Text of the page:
Jeffrey Schw artz, Chairman & CEO*
Revenues Fiscal Year 2007: $6.4 Billion
Areas of Specialization: Development, Ownership/Investment
Number of Offices: 125
Number of Employees: 1,500
*The informat ion in this entr
Schwartz’s term as chairma
from his post earlier this mo2y reflects 2007 results and Jeffrey
n and CEO. Schwartz stepped down
nth. (See News Wrap, page 10.)
FOUNDED IN 1991, PROLOGIS IS ONE OF THE WORLD’S
largest owners, managers and developers of distribution facilities. And since going public in 1994, the firm has gone from
having $400 million in assets under management in nine US
states to a $40.4-billion portfolio that spans 542.3 million sf in
2,884 buildings. Like many public real estate firms, the Denver-based REIT is taking steps to maintain its stability, but it still
tallies more than 4,900 customers in 132 markets across North
America, Asia and Europe.
The company is also coming off of a very active and profitable
2007. Over the course of the year, ProLogis grew its FFO by nearly
25%, and its net earnings per diluted share by 18.7%, thanks to
solid rent growth, high occupancy levels and its fee business.
On the investment management side, it formed three new
property fun ds in the US, Mexico and Europe; closed on its first
acquisition for its South Korea vehicle; and repositioned
another fund. Through its funds, ProLogis secured equity commitments with which it could grow its assets under management
from $19 billion at year-end 2007 to more than $33 billion by
2010. And with two successful convertible debt offerings, the REIT raised in excess of $2.4 billion,
strengthening its financial position.
Continuing globalization and the reconfiguration of supply chains have resulted in an increased
need for distribution space in major markets, asserts the firm. “The persistent lack of modern distribution facilities throughout Europe and Asia creates opportunities to deepen our presence in existing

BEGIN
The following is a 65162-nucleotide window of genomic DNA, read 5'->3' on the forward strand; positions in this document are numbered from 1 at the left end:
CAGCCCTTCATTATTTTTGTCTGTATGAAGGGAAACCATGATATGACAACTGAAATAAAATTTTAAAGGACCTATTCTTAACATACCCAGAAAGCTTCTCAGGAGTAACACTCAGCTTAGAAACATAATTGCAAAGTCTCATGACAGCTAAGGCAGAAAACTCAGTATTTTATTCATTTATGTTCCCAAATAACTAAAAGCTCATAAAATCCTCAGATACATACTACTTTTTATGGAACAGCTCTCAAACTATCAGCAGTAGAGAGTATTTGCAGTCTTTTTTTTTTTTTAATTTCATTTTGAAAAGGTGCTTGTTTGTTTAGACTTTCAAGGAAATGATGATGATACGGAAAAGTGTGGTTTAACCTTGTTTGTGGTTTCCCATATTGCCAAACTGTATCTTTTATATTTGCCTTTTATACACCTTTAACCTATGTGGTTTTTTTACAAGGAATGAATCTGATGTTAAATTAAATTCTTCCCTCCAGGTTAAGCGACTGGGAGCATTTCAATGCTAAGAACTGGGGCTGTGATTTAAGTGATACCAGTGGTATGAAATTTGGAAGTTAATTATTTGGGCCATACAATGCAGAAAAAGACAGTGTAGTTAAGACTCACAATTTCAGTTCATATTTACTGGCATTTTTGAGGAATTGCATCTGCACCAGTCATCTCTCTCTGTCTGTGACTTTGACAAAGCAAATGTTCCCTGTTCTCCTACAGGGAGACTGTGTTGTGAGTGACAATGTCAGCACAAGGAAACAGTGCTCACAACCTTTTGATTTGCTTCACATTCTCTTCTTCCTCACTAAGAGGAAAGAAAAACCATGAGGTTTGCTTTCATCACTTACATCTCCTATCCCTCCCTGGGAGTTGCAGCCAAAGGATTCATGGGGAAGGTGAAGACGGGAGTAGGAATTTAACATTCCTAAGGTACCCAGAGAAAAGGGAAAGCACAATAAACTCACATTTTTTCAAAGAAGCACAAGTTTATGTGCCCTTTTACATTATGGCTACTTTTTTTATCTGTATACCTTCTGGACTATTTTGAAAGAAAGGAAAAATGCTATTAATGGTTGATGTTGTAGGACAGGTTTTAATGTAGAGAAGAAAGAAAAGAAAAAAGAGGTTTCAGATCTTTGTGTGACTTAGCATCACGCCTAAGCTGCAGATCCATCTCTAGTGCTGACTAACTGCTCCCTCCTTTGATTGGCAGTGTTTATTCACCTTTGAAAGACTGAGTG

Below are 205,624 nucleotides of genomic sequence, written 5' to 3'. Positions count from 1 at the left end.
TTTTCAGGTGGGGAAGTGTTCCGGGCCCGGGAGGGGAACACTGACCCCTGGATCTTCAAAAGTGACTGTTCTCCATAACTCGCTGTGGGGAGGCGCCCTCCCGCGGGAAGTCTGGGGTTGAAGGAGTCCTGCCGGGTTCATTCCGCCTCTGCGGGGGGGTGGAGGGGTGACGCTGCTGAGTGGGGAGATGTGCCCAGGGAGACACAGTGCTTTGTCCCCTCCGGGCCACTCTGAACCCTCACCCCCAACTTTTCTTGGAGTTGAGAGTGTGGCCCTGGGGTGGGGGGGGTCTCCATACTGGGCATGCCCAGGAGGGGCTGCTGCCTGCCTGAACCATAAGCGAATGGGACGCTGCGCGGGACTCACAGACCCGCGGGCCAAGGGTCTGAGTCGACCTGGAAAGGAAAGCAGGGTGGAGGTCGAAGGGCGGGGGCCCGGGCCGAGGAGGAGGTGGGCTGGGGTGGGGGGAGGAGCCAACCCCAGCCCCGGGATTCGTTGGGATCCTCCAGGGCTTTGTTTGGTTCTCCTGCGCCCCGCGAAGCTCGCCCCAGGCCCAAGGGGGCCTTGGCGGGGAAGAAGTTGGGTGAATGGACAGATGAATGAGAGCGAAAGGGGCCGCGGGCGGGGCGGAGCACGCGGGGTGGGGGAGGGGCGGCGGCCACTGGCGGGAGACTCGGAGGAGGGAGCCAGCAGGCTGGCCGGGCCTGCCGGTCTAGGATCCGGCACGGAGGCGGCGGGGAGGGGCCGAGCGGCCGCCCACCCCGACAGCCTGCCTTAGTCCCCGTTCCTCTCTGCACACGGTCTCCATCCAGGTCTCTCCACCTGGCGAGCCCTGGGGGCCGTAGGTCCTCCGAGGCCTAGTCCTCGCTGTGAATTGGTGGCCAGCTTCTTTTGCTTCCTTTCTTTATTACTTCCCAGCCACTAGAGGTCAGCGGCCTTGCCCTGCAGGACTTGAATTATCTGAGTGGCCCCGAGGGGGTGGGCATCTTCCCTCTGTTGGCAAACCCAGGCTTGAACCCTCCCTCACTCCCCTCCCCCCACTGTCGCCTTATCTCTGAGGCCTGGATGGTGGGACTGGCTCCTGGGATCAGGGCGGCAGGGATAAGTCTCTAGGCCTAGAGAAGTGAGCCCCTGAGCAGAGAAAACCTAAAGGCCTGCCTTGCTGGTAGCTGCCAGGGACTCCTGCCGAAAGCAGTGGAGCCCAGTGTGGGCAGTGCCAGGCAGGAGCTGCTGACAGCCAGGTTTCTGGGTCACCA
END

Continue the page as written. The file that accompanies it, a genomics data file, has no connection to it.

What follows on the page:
markets, while the breadth of our international operations enables us to deploy capital in those markets exhibiting the strongest demand for new space,” said Schwartz in the firm’s ’07 annual report.
The REIT kicked off $4.1 billion of new development last year, “supported by the strength of
global demand in existing markets and our expansion into major new logistics areas.” The company entered the Middle East with a development in Dubai and started work in South Korea and
in new, high-growth markets in China, Japan, Central Europe and Mexico.
In Europe, ProLogis bought the industrial business of its biggest competitor, Parkridge, and
invested in that firm’s retail and mixed-use business. Meanwhile, it made headway on the global
retail and mixed-use front through its joint venture with Catellus Development Group in the US,
and its retail development JV to build Wal-Mart centers in China.
The REIT’s total corporate distribution facilities pipeline reached $7.6 billion at year-end. The
$3.7-billion worth of properties that were completed were 62.2% leased as the year drew to a
close, according to the firm.
In announcing the firm’s third-quarter 2008 earnings report, Schwartz stated, “customers are
deferring decisions while assessing the impact of current market conditions on their businesses.
Additionally, development margins have come under pressure due to rising cap rates, and we
expect this trend to persist into early 2009. Our first and foremost objective in these turbulent times
is to preserve our balance sheet strength and maintain financial flexibility. Our investment strategy
over the near term will be governed by extremely conservative capital deployment.”